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White House tells Beijing to stop covert agents hunting expatriates

U.S. President Barack Obama pays a state visit to China after attending the 22nd Asia-Pacific Economic Cooperation (APEC) Economic Leaders' Meeting.
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U.S. President Barack Obama pays a state visit to China after attending the 22nd Asia-Pacific Economic Cooperation (APEC) Economic Leaders' Meeting.

The Obama administration has delivered a warning to Beijing about the presence of Chinese government agents operating secretly in the United States to pressure prominent expatriates — some wanted in China on charges of corruption — to return home immediately, according to American officials.

The American officials said that Chinese law enforcement agents covertly in this country are part of Beijing's global campaign to hunt down and repatriate Chinese fugitives and, in some cases, recover allegedly ill-gotten gains.

The Chinese government has officially named the effort Operation Fox Hunt.

The American warning, which was delivered to Chinese officials in recent weeks and demanded a halt to the activities, reflects escalating anger in Washington about intimidation tactics used by the agents. And it comes at a time of growing tension between Washington and Beijing on a number of issues: from the computer theft of millions of government personnel files that American officials suspect was directed by China, to China's crackdown on civil liberties, to the devaluation of its currency.

Those tensions are expected to complicate the state visit to Washington next month by Xi Jinping, the Chinese president.

The work of the agents is a departure from the routine practice of secret government intelligence gathering that the United States and China have carried out on each other's soil for decades. The Central Intelligence Agency has a cadre of spies in China, just as China has long deployed its own intelligence operatives into the United States to steal political, economic, military and industrial secrets.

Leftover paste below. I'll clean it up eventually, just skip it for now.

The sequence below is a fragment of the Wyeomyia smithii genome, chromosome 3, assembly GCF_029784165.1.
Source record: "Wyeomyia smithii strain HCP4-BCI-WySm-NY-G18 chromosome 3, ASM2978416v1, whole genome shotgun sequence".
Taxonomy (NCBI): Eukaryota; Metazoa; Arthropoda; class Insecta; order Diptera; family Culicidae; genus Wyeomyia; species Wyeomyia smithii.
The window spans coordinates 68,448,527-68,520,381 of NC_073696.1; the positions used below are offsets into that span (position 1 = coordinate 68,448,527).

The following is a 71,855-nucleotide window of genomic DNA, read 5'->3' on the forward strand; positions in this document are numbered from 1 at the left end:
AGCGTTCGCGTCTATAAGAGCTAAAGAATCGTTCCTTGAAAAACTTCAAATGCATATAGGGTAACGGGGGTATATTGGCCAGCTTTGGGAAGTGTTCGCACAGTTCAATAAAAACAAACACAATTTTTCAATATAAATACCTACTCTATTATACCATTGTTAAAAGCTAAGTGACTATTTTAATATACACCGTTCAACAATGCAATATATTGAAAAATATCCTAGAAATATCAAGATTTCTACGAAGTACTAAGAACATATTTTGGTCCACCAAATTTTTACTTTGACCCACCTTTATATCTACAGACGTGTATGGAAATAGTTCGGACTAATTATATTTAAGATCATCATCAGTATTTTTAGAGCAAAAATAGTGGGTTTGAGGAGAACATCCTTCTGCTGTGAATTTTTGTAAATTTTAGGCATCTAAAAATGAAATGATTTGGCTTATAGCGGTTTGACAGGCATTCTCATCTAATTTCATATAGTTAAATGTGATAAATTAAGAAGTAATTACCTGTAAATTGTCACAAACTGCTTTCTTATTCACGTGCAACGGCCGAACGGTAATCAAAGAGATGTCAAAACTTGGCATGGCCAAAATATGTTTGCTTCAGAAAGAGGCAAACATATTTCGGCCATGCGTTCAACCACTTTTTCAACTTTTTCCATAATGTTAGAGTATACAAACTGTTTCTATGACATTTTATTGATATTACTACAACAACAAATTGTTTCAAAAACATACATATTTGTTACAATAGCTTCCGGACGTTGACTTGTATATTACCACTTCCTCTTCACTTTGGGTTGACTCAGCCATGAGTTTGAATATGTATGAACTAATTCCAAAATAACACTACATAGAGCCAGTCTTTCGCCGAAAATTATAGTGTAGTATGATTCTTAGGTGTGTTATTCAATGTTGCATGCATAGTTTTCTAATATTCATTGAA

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In this case, said American officials, who discussed details of the operation only on the condition of anonymity because of the tense diplomacy surrounding the issue, the Chinese agents are undercover operatives with the Ministry of Public Security, China's law enforcement branch charged with carrying out Operation Fox Hunt.

The campaign, a central element of Mr. Xi's wider battle against corruption, has proved popular with the Chinese public. Since 2014, according to the Ministry of Public Security, more than 930 suspects have been repatriated, including more than 70 who have returned this year voluntarily, the ministry's website reported in June. According to Chinese media accounts, teams of agents have been dispatched around the globe.

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American officials said they had solid evidence that the Chinese agents — who are not in the United States on acknowledged government business, and most likely are entering on tourist or trade visas — use various strong-arm tactics to get fugitives to return. The harassment, which has included threats against family members in China, has intensified recently, officials said.

The officials declined to provide specific evidence of the activities of the agents.

The United States has its own history of sending operatives undercover to other nations — sometimes under orders to kidnap or kill. In the years after the Sept. 11, 2001, attacks, the C.I.A. dispatched teams abroad to snatch Qaeda suspects and spirit them either to secret C.I.A prisons or hand them over to other governments for interrogation.